After a botched assassination, two hit men, played wonderfully by Brendan Gleeson and Colin Farrell are sent by sweary crime boss Raph Fiennes to the fairytale-like town to hide out. What follows is a metaphysical debates, Angry Canadians and a Racist Dwarf. Everything you want in a holiday movie.
The film manages to somehow combine emotional drama and hilarious dialogue, thanks in part to the brilliant writing and directing from McDonagh, but also to the actors who create characters we instantly care about.
So if you’re feeling in the festive visit be sure to check out In Bruges, oh and do make sure you see the swans – they are lovely. – James Hadden
3. Gremlins (1984)
Taking place in a picturesque small town in America which looks like it’s been ripped straight from a scene from It’s A Wonderful Life, you wouldn’t be wrong to think that Gremlins was going to be your run of the mill Family Christmas film. When you’re first introduced to the adorable ball of fur that is Gizmo, it certainly seems that way.
Of course it doesn’t stay that way, soon enough the horror begins as the titular creatures run amok, killing and causing mayhem in a manner similar to a 50’s Sci-Fi. Gruesome and gory, albeit with a hint of dark comedy, the film was considered so violent at the time that it brought about a change in the rating systems for movies.
If you’re looking for a Christmas film which is a bit darker, look no further than Gremlins, although be warned, a story told by one of the main characters may leave you without much Christmas cheer. – James Hadden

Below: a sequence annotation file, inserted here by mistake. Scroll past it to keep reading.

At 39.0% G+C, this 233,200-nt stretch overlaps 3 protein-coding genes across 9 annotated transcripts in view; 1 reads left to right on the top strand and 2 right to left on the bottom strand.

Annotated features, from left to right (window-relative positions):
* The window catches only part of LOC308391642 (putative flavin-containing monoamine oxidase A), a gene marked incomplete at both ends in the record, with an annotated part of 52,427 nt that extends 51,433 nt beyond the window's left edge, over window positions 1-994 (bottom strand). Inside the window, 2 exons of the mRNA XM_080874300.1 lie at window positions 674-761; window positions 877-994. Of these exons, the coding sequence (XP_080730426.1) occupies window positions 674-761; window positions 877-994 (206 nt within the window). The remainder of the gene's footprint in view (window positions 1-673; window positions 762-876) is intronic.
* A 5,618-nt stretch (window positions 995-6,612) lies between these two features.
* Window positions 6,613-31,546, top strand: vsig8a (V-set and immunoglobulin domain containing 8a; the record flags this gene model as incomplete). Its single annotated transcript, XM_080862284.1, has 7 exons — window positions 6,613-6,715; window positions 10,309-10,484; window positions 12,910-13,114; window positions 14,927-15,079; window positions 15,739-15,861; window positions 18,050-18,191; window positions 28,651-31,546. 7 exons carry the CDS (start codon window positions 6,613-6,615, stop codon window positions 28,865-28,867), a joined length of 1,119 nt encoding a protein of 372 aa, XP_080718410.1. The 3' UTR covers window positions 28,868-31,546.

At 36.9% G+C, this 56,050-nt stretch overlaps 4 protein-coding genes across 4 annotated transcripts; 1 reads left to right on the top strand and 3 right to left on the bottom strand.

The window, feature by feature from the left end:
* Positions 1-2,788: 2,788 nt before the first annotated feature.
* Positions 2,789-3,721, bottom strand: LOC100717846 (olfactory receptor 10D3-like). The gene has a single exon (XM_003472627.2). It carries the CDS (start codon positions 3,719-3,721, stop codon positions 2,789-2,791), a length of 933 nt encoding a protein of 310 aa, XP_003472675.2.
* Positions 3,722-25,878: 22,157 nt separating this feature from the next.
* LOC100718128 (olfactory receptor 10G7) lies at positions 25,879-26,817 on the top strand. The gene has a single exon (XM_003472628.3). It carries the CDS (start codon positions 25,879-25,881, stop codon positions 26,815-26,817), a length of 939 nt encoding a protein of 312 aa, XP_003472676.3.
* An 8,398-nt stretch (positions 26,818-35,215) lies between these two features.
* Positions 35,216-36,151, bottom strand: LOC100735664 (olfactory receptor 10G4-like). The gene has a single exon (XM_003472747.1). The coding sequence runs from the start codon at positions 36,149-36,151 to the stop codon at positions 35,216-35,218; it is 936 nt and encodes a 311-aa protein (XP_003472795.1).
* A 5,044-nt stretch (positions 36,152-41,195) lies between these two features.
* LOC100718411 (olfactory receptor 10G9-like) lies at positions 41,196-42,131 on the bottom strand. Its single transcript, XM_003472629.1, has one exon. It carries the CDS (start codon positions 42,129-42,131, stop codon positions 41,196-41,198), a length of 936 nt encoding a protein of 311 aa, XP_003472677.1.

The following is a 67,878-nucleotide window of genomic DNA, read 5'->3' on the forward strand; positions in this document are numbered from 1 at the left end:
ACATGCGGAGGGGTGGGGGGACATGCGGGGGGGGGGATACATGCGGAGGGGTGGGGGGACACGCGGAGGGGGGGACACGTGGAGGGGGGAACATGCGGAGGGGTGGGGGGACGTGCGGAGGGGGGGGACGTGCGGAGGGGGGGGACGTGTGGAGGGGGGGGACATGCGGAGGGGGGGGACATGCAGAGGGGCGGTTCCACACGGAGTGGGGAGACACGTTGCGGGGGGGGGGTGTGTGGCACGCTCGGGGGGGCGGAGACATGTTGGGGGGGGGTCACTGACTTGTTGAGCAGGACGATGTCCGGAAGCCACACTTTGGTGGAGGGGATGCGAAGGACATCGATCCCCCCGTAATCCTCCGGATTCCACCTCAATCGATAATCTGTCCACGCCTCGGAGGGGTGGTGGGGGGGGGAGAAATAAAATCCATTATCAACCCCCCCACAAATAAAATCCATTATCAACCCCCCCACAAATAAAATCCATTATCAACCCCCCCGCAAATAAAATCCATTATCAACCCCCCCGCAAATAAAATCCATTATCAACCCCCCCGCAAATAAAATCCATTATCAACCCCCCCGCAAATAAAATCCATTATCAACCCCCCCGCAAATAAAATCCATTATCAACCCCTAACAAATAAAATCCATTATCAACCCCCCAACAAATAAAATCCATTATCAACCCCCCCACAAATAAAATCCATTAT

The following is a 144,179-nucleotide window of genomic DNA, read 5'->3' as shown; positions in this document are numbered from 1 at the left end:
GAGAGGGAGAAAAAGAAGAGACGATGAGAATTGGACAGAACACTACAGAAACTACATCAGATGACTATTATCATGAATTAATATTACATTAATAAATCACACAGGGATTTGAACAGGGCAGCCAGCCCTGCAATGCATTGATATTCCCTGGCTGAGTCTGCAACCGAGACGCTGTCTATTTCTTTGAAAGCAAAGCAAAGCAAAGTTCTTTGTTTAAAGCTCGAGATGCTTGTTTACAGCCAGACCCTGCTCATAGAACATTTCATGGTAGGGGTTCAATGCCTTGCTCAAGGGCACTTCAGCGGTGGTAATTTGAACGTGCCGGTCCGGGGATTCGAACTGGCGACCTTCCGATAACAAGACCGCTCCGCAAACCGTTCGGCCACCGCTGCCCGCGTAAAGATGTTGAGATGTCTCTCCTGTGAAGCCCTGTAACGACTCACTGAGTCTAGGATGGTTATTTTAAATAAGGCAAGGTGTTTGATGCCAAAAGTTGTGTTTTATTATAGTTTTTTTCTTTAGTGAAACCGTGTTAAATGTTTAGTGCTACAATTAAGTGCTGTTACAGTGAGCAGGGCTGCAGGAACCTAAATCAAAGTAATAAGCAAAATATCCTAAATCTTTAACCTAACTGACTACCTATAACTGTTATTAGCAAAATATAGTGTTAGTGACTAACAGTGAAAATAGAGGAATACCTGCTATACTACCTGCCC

2. Die Hard (1988)
The film classic that is finally getting its due as a modern day Christmas classic, Die Hard is the go to film for those people looking for a different kind of festive. If you wish your Ho, Ho, Ho’s came with a side of machine gun – then this is the holiday film for you!
The film stars Bruce Willis as the everyman stuck at the wrong place at the very wrong time. John McClain, Willis, just wants to have a nice Christmas party with his wife at her work. When Alan Rickman shows up with dastardly plans, it’ll take this cowboy all his Christmas spirit to save the day. What follows is a modern day action masterpiece and an underrated holiday film! – Nate Arel
1. Kiss Kiss Bang Bang (2005)
You’ve seen other Shane Black films on this list, so why not add another one? This is Black’s directorial debut and he knocked it out of the park. The style and comedy of Robert Downey Jr. and Val Kilmer was a perfect mix with Shane Black’s writing and direction.
The movie was so good that this would lead Shane Black to take on director duties for Marvel’s Iron Man 3. It’s a “who done it” murder mystery with fast pace comedy that keeps you guessing till the end. Enjoy yourself with this and that cheap holiday theme liquor for a good time. Your hangover will thank you. – Mark Salcido
Anything we missed? Anything you liked? Sound off in the comment section below!